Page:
You did your best to acheive what I can only assume was a goal for you--to teach the law. It's a coveted position for a reason, and folks who say they wouldn't have taken it if offered are likely either lying or would not trade beause they can make more money or be more fulfilled in other areas of legal practice.

    First, you do not run U.S. News and World Report, which refuses to require and report the most accurate information. With a stroke of the pen, they could transform the legal education market overnight...simply require documentation from the schools of graduate outcomes. If school A can't supply it for 32% of the class, then school A gets no higher than a 68% employment rate.

    Secondly, you are not running the American Bar Association. You did not rubber stamp approvals for twenty new law schools when the profession was already overflowing with thousands more graduates than the profession could absorb.

    Third, you are not cooking the books on LSAT scores or finding creative ways to present misleading information so that you can all but lie to folks to take on more debt for an increasingly futile educational endeavor.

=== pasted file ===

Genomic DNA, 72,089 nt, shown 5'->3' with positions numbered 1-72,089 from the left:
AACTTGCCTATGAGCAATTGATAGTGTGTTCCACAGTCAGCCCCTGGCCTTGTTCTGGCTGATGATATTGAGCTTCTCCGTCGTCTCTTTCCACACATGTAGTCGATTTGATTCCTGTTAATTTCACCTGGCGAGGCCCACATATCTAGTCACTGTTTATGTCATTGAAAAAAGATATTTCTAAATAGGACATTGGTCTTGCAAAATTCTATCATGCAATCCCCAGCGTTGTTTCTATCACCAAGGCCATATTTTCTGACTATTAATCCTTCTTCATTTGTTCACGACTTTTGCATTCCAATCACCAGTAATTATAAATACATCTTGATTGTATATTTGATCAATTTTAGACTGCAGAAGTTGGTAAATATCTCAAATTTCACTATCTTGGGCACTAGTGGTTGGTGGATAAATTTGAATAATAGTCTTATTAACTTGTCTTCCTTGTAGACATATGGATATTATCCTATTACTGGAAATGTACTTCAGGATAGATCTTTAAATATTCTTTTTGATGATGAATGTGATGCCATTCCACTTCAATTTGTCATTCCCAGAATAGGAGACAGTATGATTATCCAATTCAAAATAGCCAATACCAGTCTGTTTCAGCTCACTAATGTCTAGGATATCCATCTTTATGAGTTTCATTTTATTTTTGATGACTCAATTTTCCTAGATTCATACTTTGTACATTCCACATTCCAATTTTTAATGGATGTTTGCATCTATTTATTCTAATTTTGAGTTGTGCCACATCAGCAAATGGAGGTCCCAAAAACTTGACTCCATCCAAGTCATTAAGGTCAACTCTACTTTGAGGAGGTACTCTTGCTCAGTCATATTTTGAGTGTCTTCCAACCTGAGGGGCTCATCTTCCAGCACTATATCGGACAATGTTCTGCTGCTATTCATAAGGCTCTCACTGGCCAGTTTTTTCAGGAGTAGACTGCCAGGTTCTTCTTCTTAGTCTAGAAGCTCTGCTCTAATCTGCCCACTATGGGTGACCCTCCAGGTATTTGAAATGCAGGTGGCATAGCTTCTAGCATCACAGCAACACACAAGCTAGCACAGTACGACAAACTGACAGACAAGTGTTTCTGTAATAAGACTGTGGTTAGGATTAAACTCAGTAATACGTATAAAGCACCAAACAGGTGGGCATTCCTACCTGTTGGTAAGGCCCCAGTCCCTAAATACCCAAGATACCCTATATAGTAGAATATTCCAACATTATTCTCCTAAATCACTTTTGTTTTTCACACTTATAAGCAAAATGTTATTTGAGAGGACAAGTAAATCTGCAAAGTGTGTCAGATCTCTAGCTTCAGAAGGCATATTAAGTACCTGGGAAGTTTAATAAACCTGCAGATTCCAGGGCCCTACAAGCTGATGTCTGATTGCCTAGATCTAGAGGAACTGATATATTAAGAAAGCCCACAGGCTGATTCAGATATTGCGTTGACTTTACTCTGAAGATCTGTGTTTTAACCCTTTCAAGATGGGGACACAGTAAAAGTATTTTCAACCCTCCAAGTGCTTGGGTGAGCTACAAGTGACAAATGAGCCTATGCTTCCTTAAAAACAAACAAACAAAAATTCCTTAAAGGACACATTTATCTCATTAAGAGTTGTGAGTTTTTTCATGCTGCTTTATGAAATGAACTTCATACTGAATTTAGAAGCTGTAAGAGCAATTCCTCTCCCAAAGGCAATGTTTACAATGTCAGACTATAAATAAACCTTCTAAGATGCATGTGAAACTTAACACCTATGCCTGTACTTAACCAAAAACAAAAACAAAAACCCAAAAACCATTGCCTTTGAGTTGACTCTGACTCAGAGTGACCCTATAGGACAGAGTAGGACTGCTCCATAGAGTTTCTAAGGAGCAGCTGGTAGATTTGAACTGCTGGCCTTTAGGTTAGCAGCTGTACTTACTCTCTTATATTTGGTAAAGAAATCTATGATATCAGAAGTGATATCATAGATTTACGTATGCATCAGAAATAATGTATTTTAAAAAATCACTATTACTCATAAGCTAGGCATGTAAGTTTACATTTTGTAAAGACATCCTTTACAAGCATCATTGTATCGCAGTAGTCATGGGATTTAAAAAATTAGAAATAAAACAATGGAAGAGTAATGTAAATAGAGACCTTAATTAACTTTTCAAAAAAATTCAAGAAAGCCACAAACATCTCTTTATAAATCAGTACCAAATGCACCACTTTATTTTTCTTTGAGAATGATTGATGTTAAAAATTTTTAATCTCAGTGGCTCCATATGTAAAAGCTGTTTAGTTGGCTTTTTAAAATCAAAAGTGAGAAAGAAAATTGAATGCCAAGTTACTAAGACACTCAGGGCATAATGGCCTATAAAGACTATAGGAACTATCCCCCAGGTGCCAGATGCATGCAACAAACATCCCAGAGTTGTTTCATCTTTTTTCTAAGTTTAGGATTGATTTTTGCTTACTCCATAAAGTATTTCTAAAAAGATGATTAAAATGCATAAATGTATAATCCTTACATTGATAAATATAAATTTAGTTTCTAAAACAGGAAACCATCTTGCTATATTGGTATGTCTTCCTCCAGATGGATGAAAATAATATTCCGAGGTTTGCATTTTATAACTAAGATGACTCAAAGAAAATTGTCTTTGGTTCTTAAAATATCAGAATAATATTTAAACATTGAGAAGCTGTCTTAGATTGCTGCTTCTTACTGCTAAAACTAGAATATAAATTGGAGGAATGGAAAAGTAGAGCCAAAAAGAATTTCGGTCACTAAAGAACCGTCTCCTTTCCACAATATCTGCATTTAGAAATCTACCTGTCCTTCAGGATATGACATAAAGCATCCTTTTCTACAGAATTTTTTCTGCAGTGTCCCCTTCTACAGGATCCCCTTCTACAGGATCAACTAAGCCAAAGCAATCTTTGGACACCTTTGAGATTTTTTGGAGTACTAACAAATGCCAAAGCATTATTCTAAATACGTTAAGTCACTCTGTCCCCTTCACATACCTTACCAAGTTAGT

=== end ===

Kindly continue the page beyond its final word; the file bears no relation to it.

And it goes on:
Fourth, you are teaching at a fine, state-supported school that would survive (and would have reason to survive) even if half the law schools were eliminated tomorrow.

    The job of law professor has been and can be noble. Even in a perfect world, there would be law professors. There would be fewer of them, sure, but it's not your fault you got there first. You are doing the right thing.

    You cannot control all of the above. You are judged by your integrity in your own actions. You are sounding an alarm when you encounter trouble, which stands in sharp contrast to the 95% of your profession that covers their eyes and ears rather than see the human costs of their willful ignorance.

  69. Professor Campos: